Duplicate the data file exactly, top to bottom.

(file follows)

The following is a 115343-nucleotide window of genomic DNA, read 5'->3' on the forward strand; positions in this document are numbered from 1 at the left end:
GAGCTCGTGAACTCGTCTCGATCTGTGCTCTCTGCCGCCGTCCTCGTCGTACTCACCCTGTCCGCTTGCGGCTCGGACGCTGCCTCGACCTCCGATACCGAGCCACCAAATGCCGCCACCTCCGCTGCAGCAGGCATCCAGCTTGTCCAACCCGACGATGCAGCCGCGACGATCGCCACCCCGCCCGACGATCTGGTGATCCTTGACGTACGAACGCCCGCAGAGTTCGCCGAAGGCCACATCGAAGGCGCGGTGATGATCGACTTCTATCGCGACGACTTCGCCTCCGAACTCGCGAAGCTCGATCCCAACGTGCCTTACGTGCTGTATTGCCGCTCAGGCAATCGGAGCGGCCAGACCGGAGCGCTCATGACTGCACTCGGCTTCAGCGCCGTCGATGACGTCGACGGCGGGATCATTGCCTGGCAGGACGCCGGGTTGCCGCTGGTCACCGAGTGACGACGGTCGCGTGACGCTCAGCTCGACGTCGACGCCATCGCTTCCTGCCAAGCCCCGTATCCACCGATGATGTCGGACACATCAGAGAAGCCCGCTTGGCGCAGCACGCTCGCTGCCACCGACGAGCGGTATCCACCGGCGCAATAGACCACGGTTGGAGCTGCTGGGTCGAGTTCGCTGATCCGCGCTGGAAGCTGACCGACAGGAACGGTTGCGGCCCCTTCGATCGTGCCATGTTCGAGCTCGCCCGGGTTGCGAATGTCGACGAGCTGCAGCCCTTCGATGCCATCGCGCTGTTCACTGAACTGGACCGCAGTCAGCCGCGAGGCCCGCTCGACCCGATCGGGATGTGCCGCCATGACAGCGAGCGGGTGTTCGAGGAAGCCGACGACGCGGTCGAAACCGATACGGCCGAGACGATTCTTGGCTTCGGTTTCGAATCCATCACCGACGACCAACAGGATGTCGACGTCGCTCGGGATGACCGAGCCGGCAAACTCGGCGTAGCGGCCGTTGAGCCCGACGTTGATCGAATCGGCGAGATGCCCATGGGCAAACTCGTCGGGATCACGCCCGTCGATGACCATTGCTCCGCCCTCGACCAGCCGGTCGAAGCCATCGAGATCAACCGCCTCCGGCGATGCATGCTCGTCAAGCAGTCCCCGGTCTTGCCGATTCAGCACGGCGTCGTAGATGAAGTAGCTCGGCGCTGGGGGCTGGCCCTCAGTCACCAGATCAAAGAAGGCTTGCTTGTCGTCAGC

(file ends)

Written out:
The following is a 115343-nucleotide window of genomic DNA, read 5'->3' on the forward strand; positions in this document are numbered from 1 at the left end:
GAGCTCGTGAACTCGTCTCGATCTGTGCTCTCTGCCGCCGTCCTCGTCGTACTCACCCTGTCCGCTTGCGGCTCGGACGCTGCCTCGACCTCCGATACCGAGCCACCAAATGCCGCCACCTCCGCTGCAGCAGGCATCCAGCTTGTCCAACCCGACGATGCAGCCGCGACGATCGCCACCCCGCCCGACGATCTGGTGATCCTTGACGTACGAACGCCCGCAGAGTTCGCCGAAGGCCACATCGAAGGCGCGGTGATGATCGACTTCTATCGCGACGACTTCGCCTCCGAACTCGCGAAGCTCGATCCCAACGTGCCTTACGTGCTGTATTGCCGCTCAGGCAATCGGAGCGGCCAGACCGGAGCGCTCATGACTGCACTCGGCTTCAGCGCCGTCGATGACGTCGACGGCGGGATCATTGCCTGGCAGGACGCCGGGTTGCCGCTGGTCACCGAGTGACGACGGTCGCGTGACGCTCAGCTCGACGTCGACGCCATCGCTTCCTGCCAAGCCCCGTATCCACCGATGATGTCGGACACATCAGAGAAGCCCGCTTGGCGCAGCACGCTCGCTGCCACCGACGAGCGGTATCCACCGGCGCAATAGACCACGGTTGGAGCTGCTGGGTCGAGTTCGCTGATCCGCGCTGGAAGCTGACCGACAGGAACGGTTGCGGCCCCTTCGATCGTGCCATGTTCGAGCTCGCCCGGGTTGCGAATGTCGACGAGCTGCAGCCCTTCGATGCCATCGCGCTGTTCACTGAACTGGACCGCAGTCAGCCGCGAGGCCCGCTCGACCCGATCGGGATGTGCCGCCATGACAGCGAGCGGGTGTTCGAGGAAGCCGACGACGCGGTCGAAACCGATACGGCCGAGACGATTCTTGGCTTCGGTTTCGAATCCATCACCGACGACCAACAGGATGTCGACGTCGCTCGGGATGACCGAGCCGGCAAACTCGGCGTAGCGGCCGTTGAGCCCGACGTTGATCGAATCGGCGAGATGCCCATGGGCAAACTCGTCGGGATCACGCCCGTCGATGACCATTGCTCCGCCCTCGACCAGCCGGTCGAAGCCATCGAGATCAACCGCCTCCGGCGATGCATGCTCGTCAAGCAGTCCCCGGTCTTGCCGATTCAGCACGGCGTCGTAGATGAAGTAGCTCGGCGCTGGGGGCTGGCCCTCAGTCACCAGATCAAAGAAGGCTTGCTTGTCGTCAGC